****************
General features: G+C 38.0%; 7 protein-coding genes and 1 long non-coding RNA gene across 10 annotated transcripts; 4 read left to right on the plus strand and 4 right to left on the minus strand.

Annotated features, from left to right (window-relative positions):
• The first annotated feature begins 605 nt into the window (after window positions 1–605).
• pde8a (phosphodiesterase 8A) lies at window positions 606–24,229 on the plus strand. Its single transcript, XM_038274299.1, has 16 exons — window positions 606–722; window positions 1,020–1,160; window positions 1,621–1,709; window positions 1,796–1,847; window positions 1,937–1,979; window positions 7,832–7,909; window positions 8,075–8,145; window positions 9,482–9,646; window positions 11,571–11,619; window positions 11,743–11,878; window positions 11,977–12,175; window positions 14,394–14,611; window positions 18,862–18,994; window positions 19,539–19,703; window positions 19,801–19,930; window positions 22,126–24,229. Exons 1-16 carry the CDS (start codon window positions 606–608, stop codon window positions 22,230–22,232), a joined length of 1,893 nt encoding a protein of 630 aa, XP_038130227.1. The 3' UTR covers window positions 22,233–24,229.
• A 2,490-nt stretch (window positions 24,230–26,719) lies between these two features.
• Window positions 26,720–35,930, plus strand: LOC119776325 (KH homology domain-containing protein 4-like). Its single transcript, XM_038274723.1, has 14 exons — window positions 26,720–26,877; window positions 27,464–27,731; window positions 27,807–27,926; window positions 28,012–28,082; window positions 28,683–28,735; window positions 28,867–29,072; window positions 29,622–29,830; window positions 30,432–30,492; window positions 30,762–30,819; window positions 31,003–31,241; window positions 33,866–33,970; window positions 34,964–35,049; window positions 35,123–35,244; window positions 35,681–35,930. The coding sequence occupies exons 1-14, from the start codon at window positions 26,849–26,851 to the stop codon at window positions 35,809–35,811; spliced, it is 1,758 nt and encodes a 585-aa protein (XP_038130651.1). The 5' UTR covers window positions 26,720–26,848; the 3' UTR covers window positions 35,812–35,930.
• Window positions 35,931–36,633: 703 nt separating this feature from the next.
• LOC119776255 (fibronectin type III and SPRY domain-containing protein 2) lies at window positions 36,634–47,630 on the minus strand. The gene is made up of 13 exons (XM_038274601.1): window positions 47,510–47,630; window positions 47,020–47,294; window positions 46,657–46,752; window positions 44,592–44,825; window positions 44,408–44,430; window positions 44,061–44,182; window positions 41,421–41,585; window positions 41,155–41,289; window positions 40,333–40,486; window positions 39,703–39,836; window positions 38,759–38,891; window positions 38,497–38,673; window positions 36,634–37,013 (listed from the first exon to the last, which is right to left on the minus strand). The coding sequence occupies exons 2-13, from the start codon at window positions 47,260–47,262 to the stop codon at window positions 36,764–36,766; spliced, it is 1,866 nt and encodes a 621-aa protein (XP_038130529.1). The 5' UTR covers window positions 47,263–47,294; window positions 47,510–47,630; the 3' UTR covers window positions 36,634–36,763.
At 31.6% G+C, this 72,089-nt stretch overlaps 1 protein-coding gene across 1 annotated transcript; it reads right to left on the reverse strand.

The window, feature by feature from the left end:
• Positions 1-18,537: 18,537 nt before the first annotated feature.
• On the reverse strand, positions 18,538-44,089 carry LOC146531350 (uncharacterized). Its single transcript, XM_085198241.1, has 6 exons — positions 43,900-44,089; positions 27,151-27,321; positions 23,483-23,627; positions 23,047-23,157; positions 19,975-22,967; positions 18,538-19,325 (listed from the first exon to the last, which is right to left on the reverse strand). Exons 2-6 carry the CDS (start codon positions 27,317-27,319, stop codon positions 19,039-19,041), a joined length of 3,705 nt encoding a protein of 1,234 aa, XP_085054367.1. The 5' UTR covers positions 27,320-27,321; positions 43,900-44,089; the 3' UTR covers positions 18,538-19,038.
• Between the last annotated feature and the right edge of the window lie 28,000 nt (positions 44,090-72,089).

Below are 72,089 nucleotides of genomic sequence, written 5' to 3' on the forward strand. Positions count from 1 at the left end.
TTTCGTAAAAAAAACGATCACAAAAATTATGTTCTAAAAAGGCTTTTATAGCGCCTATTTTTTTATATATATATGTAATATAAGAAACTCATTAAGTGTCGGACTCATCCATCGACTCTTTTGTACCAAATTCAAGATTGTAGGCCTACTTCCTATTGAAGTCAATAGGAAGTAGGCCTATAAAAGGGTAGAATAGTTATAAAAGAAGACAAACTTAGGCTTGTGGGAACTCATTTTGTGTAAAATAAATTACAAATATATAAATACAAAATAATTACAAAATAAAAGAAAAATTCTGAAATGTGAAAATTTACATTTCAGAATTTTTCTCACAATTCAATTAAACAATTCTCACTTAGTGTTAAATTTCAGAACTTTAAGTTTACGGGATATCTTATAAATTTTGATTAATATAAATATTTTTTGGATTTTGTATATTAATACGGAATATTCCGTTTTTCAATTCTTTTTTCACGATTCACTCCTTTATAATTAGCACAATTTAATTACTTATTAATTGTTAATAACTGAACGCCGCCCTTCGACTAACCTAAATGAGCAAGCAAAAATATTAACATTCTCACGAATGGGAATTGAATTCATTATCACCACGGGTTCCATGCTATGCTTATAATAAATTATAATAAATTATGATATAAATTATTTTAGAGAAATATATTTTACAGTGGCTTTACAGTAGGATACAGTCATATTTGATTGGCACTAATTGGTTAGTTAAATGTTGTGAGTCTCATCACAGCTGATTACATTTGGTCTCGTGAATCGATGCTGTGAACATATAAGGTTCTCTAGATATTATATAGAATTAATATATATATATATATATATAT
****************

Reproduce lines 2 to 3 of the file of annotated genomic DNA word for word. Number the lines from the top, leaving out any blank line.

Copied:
Annotated features, from left to right (window-relative positions):
• The first annotated feature begins 605 nt into the window (after window positions 1–605).